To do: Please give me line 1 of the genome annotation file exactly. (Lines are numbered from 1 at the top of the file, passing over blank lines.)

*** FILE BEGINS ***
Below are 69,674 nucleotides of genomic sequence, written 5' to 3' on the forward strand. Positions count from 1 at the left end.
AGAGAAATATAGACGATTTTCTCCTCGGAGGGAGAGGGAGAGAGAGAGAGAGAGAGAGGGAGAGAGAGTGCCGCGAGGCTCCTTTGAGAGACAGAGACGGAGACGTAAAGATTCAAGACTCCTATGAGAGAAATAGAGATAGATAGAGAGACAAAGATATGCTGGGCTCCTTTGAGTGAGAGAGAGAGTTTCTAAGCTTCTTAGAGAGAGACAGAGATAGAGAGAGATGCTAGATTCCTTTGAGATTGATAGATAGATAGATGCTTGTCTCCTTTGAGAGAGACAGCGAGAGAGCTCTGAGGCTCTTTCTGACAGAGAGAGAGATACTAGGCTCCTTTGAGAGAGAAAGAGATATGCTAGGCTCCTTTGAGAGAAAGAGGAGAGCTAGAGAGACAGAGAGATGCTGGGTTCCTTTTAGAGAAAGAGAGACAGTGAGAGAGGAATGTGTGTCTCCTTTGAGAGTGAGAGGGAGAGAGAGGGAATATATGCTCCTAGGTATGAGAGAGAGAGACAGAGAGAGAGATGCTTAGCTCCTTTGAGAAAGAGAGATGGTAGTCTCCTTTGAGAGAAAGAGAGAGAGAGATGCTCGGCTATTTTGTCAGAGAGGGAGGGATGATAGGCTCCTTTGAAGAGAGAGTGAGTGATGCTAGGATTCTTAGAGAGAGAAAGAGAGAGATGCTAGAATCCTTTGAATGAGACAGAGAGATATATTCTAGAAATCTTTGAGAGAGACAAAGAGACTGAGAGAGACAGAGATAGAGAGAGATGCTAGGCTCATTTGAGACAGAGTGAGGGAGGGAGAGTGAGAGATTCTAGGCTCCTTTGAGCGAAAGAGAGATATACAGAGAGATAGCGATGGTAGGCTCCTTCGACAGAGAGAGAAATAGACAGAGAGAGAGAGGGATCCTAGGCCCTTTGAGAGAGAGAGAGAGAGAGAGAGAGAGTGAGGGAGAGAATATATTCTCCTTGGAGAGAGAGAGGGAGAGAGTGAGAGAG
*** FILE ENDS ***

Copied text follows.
Below are 69,674 nucleotides of genomic sequence, written 5' to 3' on the forward strand. Positions count from 1 at the left end.